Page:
Pedro Trinidad, who grew up in the mountains outside Mexico City and is now living in New Jersey, told me that as a six-year-old, he and his brothers killed hummingbirds with slingshots. It helped pass the time, he said, when they were minding the family cows. He regrets it now, but back then it was what boys did. “Rabbits, snakes—if it moved, we killed it. I could shoot two or three hummingbirds in a day. A man in a local shop would buy them. We’d be very happy because we had a couple of pesos to buy a Coca-Cola or a sweet.”
It would take an army of kids with slingshots to supply the profusion of hummingbirds in Sonora Market and all the botanicas in Mexico and the U.S.
“It comes down to supply and demand,” Trail said. “As long as the demand is strong, people will always try to meet it.”
Stopping hummingbird smuggling will require law enforcement on both sides of the border, but Mexico hasn’t yet determined that there is indeed a hummingbird problem.
Joel González Moreno heads the inspection and surveillance of wildlife, marine resources, and coastal ecosystems in the Federal Attorney’s Office for Environmental Protection. “We have not detected a critical trafficking situation for this group of species,” he wrote in an email. He cited habitat loss as the main concern but added that animal smugglers can face up to three years prison time. And if the smuggling is associated with organized crime, the punishment can be nearly 20 years in a Mexican jail.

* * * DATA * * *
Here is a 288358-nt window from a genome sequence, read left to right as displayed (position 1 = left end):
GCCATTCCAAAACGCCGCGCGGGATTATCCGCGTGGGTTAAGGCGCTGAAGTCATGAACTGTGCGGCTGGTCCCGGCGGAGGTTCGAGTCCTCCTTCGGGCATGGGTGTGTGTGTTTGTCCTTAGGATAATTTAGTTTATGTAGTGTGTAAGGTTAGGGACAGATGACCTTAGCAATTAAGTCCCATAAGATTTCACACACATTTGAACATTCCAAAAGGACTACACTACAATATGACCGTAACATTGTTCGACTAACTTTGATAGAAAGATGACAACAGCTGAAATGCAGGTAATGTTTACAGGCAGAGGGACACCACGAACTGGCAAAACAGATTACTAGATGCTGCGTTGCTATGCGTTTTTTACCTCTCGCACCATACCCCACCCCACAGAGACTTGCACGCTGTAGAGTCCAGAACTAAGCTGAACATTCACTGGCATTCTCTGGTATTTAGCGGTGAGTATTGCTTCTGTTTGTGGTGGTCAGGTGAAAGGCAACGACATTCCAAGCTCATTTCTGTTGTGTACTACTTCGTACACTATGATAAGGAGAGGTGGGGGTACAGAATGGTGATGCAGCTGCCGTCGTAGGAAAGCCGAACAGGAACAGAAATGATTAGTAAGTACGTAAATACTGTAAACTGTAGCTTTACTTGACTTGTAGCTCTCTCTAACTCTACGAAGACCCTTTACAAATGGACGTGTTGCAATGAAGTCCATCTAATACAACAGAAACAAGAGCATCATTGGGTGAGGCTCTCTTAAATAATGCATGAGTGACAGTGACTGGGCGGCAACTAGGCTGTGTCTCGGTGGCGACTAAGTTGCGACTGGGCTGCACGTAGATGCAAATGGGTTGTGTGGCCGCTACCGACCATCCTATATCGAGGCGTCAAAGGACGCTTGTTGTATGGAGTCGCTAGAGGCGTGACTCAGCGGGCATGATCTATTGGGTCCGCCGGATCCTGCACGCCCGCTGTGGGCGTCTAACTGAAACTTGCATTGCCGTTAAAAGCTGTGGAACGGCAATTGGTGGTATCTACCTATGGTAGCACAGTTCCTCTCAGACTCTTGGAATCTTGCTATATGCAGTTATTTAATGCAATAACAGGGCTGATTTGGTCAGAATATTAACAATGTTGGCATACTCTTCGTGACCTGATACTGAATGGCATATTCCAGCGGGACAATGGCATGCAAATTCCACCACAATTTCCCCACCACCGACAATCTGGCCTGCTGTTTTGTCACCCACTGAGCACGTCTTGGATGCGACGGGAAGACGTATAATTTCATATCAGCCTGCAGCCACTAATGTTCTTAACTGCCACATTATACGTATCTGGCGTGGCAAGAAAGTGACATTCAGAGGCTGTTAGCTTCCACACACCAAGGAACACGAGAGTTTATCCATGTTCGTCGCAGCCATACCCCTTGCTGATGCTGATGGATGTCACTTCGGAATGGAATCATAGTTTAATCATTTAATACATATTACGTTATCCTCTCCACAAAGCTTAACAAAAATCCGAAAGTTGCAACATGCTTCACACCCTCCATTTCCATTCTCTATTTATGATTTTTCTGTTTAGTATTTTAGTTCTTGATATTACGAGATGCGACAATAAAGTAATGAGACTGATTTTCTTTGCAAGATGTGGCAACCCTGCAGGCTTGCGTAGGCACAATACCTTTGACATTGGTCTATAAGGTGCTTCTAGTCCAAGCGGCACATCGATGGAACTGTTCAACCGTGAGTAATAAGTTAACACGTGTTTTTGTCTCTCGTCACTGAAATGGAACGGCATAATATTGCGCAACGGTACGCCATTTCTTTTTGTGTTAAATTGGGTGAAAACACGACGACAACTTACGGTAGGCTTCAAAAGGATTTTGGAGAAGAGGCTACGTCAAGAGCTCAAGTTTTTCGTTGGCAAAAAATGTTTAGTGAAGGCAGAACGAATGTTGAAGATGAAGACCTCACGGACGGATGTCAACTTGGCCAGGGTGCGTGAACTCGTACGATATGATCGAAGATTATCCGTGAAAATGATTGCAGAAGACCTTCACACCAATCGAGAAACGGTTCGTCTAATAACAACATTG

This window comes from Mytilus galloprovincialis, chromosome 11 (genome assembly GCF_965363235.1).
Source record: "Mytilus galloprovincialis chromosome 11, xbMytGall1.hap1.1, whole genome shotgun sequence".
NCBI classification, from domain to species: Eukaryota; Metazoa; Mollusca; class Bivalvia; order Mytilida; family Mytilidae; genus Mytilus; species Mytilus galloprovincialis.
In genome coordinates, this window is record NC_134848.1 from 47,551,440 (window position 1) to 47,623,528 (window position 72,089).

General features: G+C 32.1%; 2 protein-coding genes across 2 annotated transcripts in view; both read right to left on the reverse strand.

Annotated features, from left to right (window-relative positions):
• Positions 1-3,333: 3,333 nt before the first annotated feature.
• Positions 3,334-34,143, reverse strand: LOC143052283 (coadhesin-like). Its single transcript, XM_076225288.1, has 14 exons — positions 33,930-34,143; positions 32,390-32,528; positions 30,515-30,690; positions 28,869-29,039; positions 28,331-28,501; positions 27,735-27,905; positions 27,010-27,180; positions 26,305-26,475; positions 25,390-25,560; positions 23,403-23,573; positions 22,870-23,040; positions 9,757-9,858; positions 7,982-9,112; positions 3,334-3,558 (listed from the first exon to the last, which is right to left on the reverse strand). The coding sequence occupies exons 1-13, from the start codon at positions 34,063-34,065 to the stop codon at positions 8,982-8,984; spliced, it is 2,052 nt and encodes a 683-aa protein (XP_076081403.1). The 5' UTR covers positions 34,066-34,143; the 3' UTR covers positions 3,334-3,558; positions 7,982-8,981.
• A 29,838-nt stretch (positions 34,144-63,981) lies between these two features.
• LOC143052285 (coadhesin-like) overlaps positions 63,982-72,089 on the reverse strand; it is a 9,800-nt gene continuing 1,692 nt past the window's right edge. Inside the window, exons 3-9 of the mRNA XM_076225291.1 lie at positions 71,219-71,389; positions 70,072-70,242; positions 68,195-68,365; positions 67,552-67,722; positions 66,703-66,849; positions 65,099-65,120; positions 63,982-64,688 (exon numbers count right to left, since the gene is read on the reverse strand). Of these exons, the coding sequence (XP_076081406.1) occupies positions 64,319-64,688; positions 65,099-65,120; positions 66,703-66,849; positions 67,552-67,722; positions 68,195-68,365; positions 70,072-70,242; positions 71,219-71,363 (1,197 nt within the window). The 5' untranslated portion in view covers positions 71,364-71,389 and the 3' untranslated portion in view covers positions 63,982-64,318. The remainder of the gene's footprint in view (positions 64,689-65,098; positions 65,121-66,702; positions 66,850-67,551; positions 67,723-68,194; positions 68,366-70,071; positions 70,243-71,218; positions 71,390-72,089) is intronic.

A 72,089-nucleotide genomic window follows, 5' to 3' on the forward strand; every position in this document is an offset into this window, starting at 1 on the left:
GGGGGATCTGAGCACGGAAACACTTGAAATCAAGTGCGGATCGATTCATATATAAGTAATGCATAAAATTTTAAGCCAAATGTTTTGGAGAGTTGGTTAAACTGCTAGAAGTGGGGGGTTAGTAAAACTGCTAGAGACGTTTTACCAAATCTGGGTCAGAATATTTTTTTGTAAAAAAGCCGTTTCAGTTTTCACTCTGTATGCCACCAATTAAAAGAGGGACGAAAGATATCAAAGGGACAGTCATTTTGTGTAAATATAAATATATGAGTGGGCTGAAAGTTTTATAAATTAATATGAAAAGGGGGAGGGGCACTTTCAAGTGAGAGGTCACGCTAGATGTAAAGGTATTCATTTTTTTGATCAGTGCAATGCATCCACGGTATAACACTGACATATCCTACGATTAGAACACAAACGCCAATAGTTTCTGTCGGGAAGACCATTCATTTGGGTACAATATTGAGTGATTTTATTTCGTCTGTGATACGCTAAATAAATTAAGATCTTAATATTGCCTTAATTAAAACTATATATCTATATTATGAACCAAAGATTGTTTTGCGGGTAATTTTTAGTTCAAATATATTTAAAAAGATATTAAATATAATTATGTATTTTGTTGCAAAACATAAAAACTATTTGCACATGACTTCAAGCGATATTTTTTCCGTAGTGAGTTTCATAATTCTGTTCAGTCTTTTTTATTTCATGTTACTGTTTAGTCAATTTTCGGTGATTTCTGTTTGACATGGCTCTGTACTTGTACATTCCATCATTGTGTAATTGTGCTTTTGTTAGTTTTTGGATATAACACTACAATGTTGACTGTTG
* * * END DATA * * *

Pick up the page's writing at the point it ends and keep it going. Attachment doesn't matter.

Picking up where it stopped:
Pepper Trail is trying to elevate the issue with Mexican officials. Each year Mexico joins the U.S. and Canada at a trilateral meeting to coordinate international conservation efforts. In preparation for the meeting on April 9, Trail submitted an update on the chuparosa trade.
“Ongoing investigative work by the [Fish and Wildlife Service] Office of Law Enforcement indicates that this trade is significant and widespread, at least in the border states,” he wrote. “Continued efforts need to be made to gather information on the status of hummingbird populations in the U.S. and especially Mexico …. It may be appropriate to consider whether additional protections for hummingbirds under Mexican law are needed …. Additional collaborative work needs to be done involving both governmental and non-governmental organizations in the U.S. and Mexico to educate the public about the ecological importance of hummingbirds and to discourage killing hummingbirds for these love charms.”